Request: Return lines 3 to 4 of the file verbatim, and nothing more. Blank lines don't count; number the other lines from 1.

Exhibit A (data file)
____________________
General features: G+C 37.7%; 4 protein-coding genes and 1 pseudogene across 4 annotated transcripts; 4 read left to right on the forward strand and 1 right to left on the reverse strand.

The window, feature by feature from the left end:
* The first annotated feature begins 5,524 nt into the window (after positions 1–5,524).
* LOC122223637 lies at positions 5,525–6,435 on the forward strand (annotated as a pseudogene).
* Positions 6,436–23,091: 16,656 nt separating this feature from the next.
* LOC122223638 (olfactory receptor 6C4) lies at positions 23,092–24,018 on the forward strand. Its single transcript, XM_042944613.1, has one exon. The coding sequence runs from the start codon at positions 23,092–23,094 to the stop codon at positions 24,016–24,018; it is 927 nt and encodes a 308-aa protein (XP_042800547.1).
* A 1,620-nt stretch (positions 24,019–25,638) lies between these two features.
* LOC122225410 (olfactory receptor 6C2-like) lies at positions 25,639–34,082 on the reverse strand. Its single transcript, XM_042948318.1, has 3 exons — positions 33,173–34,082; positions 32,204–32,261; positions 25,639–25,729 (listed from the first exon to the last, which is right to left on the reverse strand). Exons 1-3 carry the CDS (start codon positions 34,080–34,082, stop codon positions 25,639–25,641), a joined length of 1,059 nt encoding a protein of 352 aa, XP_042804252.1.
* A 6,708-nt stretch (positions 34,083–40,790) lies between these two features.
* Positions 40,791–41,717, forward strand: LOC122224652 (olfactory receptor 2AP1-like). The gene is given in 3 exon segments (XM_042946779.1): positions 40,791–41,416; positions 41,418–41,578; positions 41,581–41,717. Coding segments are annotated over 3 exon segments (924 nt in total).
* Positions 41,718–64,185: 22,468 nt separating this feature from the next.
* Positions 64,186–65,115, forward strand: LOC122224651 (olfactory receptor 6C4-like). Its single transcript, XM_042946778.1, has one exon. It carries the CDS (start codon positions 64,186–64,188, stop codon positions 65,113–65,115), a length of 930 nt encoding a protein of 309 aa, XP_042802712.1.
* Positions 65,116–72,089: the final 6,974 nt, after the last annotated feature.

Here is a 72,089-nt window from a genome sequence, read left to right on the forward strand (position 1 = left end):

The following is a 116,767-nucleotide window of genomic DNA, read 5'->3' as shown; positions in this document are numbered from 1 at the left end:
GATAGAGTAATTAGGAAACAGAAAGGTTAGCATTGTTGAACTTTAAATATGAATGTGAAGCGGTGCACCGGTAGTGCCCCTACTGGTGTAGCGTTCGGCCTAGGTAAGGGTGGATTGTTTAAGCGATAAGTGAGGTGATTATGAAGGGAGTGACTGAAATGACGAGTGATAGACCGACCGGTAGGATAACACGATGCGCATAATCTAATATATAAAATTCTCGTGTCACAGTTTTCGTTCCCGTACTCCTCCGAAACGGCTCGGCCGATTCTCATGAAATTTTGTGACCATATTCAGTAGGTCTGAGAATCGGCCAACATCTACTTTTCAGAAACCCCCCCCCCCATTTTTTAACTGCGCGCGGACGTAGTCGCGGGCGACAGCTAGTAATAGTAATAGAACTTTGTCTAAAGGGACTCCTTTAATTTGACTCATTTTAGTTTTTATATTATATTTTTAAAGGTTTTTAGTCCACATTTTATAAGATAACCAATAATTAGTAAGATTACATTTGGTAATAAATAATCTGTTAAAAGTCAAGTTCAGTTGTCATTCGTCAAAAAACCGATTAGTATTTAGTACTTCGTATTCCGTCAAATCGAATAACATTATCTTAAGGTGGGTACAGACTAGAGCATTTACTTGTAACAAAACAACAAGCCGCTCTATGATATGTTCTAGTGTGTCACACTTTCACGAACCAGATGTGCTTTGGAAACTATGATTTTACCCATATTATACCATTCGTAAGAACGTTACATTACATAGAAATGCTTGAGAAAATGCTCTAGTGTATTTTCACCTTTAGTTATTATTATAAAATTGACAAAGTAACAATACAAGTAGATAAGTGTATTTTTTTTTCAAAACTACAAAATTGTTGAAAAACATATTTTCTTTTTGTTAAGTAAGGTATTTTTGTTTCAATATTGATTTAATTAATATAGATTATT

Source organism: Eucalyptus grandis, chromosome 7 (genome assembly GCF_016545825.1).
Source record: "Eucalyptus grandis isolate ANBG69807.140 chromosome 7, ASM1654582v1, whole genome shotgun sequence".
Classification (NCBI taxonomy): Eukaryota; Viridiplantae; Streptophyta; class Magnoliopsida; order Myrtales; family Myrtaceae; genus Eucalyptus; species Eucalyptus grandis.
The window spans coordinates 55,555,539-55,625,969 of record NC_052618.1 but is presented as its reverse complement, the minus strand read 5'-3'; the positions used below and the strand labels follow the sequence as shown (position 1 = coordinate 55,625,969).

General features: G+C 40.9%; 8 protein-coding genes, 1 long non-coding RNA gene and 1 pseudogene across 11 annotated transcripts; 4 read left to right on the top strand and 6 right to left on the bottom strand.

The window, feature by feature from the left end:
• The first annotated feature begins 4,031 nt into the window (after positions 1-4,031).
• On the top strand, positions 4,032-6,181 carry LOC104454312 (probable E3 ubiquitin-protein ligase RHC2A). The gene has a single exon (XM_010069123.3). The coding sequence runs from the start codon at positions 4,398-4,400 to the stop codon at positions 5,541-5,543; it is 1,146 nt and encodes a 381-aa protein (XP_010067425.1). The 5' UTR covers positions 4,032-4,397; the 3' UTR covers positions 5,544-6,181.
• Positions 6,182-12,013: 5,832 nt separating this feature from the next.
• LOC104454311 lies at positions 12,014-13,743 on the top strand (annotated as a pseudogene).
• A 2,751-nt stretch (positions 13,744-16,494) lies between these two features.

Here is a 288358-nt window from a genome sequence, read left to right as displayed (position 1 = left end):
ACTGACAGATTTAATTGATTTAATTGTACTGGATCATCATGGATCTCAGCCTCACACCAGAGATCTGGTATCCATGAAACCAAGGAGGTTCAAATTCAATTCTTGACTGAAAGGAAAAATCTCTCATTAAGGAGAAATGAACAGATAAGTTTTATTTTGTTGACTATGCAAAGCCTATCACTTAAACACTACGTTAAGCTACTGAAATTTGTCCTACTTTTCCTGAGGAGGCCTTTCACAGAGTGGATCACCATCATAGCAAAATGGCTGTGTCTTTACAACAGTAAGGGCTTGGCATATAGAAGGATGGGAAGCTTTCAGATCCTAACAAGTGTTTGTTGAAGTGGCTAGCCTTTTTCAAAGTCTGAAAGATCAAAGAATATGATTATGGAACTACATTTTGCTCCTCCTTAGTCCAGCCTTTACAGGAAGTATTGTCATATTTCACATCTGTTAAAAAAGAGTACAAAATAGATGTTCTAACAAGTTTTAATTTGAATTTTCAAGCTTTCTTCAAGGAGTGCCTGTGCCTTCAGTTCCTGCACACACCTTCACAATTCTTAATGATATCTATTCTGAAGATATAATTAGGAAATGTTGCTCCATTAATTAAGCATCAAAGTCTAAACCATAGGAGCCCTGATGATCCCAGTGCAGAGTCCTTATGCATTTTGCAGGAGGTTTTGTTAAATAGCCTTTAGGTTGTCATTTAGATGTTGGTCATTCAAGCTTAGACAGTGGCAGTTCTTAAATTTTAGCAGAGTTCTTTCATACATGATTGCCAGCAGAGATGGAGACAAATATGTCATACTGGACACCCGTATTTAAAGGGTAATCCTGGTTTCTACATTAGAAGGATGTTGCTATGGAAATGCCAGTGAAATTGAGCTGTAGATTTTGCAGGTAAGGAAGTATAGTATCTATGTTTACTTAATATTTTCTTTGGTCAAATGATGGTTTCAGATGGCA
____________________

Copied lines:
* The first annotated feature begins 5,524 nt into the window (after positions 1–5,524).
* LOC122223637 lies at positions 5,525–6,435 on the forward strand (annotated as a pseudogene).